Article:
What is Invoice Factoring?
Invoice factoring is a type of financing where you sell a customer’s outstanding invoice at a discount to profit from the capital. The institution granting the invoice factoring will give you an advance, usually worth about 70% - 85% of the value of the invoice. Then, once it’s paid off, you’ll get the rest of the value minus a fee. Invoice factoring has a lot of administrative costs and is usually used by businesses that have large contracts with the government or other businesses that offset those costs.
An advantage of invoice factoring is that it there aren’t any credit requirements. Since the customer is the one responsible for repaying the invoice, it’s their credit that’s taken into account. Some institutions ask for a monthly factoring minimum. This puts you into a contract with a minimum number of invoices that they factor every month, and a fine if you can’t meet the minimum. Some institutions will also ask for a minimum size of individual invoices since the processing and administrative costs might be more than the gains of a small invoice. Having a monthly factoring minimum will usually mean your minimum for individual invoice size will be smaller.
Normally, most of a loan’s costs will come from interest and a small amount of fees. The cost of invoice factoring, on the other hand, consists of a single fee, sometimes with no interest payments at all. The fee that the institution keeps for themselves as payment is called a factoring fee. This fee is usually between 1% - 5%, partly depending on the customer’s credit score. The size of the fee will also depend on whether the factor is recourse or non-recourse. A recourse factor means you’ll have to give compensation to the institution if an invoice isn’t paid on time, either by buying it back or replacing it with a new one. Since a non-recourse factor won’t have this extra protection, your factoring fee will probably be higher. Contracts with monthly invoice minimums will normally have a lower factoring fee. However, if you fail to meet the minimum, the fine will probably be more than you’d save from a having smaller fee, so the trick is to make sure you can supply the monthly minimum. Factoring fees are sometimes expressed as an APR, and if so, it will be a much higher APR than other loans. Keep in mind, however, that invoice factoring is so short-term that it may cost you less in the long run, even with such a high APR.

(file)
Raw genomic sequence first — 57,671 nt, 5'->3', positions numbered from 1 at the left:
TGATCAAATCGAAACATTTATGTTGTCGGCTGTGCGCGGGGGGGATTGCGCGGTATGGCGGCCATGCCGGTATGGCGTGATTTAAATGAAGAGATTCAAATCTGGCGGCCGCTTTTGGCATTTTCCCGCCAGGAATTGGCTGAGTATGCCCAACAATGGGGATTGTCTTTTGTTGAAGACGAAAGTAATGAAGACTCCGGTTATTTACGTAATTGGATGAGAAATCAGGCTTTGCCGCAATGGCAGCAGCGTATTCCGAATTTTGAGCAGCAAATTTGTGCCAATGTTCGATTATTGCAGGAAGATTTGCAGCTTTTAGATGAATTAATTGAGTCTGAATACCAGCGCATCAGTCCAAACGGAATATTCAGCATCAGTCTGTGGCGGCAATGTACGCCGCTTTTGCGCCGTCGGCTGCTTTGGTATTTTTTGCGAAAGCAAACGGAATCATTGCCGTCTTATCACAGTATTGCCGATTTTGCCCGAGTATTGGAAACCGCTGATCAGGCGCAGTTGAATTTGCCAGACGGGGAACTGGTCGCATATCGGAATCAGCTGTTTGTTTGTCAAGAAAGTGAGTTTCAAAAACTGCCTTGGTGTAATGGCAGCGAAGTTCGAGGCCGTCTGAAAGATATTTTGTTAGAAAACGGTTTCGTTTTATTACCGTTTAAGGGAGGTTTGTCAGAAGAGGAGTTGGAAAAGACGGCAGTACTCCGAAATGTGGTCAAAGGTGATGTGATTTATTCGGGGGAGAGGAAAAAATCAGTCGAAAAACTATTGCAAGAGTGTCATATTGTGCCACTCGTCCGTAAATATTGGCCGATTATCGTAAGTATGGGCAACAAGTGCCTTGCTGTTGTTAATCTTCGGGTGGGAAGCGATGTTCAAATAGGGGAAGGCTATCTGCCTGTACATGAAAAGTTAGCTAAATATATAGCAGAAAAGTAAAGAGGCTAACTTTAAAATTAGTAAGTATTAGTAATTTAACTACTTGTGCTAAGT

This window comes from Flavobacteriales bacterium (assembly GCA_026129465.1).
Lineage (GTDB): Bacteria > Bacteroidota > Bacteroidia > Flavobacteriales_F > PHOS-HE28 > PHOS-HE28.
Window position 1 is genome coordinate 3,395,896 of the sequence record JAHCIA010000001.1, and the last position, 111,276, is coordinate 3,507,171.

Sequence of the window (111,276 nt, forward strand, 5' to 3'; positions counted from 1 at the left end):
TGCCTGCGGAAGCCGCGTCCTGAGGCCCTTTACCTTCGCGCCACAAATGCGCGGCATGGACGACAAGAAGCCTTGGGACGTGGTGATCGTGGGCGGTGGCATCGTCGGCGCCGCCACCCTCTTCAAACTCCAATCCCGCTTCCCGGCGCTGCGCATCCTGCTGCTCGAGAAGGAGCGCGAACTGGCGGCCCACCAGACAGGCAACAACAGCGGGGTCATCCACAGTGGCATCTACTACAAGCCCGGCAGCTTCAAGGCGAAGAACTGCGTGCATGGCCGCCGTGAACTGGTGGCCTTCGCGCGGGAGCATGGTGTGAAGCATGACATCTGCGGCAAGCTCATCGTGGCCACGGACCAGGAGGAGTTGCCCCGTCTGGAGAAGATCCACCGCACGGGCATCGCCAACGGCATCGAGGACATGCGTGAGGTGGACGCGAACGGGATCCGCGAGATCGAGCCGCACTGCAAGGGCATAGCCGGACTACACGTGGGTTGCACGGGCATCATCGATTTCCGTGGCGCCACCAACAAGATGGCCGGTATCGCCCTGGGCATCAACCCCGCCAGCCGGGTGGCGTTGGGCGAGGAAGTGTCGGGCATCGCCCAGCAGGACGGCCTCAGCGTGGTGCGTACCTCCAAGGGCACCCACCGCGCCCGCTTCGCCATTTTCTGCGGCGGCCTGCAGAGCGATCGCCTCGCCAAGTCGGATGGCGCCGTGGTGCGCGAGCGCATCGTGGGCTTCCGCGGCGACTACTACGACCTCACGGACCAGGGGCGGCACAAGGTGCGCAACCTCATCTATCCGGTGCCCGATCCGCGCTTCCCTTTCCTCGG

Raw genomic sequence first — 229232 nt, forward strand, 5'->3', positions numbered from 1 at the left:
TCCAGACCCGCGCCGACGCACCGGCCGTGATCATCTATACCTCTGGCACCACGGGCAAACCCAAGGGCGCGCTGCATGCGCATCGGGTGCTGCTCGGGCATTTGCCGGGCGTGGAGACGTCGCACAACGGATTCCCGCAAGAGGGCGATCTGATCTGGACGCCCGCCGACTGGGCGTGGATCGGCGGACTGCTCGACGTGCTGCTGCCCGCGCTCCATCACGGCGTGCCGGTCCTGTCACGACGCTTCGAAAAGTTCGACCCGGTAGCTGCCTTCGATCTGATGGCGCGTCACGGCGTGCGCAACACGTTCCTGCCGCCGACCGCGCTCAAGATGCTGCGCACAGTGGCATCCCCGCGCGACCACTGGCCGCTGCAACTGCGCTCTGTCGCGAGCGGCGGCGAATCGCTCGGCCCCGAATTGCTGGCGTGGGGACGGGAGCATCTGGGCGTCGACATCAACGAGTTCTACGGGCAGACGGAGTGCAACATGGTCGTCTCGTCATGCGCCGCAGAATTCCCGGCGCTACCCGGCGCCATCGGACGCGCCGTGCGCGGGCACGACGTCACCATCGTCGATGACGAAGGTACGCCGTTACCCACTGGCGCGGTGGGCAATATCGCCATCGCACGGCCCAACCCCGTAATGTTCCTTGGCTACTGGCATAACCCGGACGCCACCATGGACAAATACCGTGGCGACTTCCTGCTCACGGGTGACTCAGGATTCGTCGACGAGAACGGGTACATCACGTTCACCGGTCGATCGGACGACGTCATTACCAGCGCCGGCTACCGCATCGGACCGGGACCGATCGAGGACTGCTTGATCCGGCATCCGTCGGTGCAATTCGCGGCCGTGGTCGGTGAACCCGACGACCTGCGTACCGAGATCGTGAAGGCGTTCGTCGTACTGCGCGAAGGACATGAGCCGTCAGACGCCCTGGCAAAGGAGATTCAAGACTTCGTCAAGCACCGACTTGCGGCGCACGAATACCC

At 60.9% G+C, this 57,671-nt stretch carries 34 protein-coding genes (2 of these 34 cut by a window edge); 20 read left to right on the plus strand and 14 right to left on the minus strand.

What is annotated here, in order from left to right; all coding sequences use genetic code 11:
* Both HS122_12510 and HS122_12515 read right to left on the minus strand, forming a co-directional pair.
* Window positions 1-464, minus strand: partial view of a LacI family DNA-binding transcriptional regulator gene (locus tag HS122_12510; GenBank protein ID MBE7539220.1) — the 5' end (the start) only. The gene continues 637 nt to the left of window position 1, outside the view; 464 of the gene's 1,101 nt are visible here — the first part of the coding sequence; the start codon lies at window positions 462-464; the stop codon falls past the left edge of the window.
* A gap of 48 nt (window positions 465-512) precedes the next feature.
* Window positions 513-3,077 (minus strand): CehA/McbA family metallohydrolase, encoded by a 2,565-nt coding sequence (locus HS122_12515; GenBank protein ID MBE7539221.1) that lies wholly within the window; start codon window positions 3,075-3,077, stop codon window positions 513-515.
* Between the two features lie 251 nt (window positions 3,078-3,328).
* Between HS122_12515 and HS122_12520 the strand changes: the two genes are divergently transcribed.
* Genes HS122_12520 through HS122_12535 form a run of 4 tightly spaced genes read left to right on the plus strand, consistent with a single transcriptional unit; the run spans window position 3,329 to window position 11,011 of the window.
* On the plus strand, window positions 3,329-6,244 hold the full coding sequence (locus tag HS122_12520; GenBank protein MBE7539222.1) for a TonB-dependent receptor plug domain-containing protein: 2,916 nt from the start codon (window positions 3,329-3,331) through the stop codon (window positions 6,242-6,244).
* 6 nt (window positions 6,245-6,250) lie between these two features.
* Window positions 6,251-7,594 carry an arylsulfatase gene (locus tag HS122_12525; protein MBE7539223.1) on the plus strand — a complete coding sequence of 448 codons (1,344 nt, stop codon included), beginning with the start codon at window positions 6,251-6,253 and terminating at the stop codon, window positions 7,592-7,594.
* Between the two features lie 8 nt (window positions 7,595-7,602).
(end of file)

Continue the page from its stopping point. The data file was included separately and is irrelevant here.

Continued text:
Discount Rate (Factor Rate)
Sometimes there are fees for invoices that aren’t paid on time. In this case, an institution can charge you in two ways. The most common way is known as discount rate. The way a discount rate works is you’ll only ever be charge a factoring fee, except that it’ll start to increase after the payment term has passed, usually at a rate of 1% per week. The other way is known as the prime plus method, which basically consists of paying interest. You’ll pay a fixed rate (usually about a 12% APR) right from the beginning until the invoice is paid. Again, while 12% is a pretty high APR, in the long run this can be cheaper than a discount rate, depending on how long it takes for the invoice to be paid off.
Invoice Factoring vs Invoice Discounting
The main difference between invoice factoring and invoice discounting is who controls the invoices. When an invoice is factored the institution takes control of it. At this point, it becomes their responsibility to collect from the customer. When an invoice is discounted, on the other hand, it’s used as collateral, and stays in your control. Some borrowers prefer invoice discounting because it lets them collect from their own customers and keep their need for outside financing discrete. Since the invoice is repaid by the customer, the credit of the borrower doesn’t come into consideration, which is an advantage if you have bad credit. With invoice factoring, on the other hand, you pay at regular intervals, and take on the risk that the customer might fail to pay their invoice on time.
How Invoice Factoring Works
Invoice factoring can be a handy form of financing under the right circumstances. If you feel it's a good option, it’s recommended you talk with an expert to best understand your own situation and determine the best way to keep your business running at its full potential.